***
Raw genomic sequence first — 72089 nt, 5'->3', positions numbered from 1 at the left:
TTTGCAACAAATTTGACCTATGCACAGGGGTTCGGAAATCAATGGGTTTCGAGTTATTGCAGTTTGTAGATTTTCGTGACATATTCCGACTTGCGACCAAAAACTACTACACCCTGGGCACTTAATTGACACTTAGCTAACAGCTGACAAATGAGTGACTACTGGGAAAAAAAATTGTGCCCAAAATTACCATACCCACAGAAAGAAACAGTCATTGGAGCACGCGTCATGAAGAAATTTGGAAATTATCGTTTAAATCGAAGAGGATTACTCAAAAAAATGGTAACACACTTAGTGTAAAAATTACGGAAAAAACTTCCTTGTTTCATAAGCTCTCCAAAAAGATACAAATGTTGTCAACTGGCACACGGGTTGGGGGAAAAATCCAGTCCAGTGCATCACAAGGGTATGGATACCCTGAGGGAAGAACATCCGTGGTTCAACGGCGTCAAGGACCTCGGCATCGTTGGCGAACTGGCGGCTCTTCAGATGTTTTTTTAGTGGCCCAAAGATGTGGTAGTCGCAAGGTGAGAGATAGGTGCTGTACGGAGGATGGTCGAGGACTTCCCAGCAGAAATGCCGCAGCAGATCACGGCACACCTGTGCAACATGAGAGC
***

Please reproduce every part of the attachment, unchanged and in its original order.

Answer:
Raw genomic sequence first — 72089 nt, 5'->3', positions numbered from 1 at the left:
TTTGCAACAAATTTGACCTATGCACAGGGGTTCGGAAATCAATGGGTTTCGAGTTATTGCAGTTTGTAGATTTTCGTGACATATTCCGACTTGCGACCAAAAACTACTACACCCTGGGCACTTAATTGACACTTAGCTAACAGCTGACAAATGAGTGACTACTGGGAAAAAAAATTGTGCCCAAAATTACCATACCCACAGAAAGAAACAGTCATTGGAGCACGCGTCATGAAGAAATTTGGAAATTATCGTTTAAATCGAAGAGGATTACTCAAAAAAATGGTAACACACTTAGTGTAAAAATTACGGAAAAAACTTCCTTGTTTCATAAGCTCTCCAAAAAGATACAAATGTTGTCAACTGGCACACGGGTTGGGGGAAAAATCCAGTCCAGTGCATCACAAGGGTATGGATACCCTGAGGGAAGAACATCCGTGGTTCAACGGCGTCAAGGACCTCGGCATCGTTGGCGAACTGGCGGCTCTTCAGATGTTTTTTTAGTGGCCCAAAGATGTGGTAGTCGCAAGGTGAGAGATAGGTGCTGTACGGAGGATGGTCGAGGACTTCCCAGCAGAAATGCCGCAGCAGATCACGGCACACCTGTGCAACATGAGAGC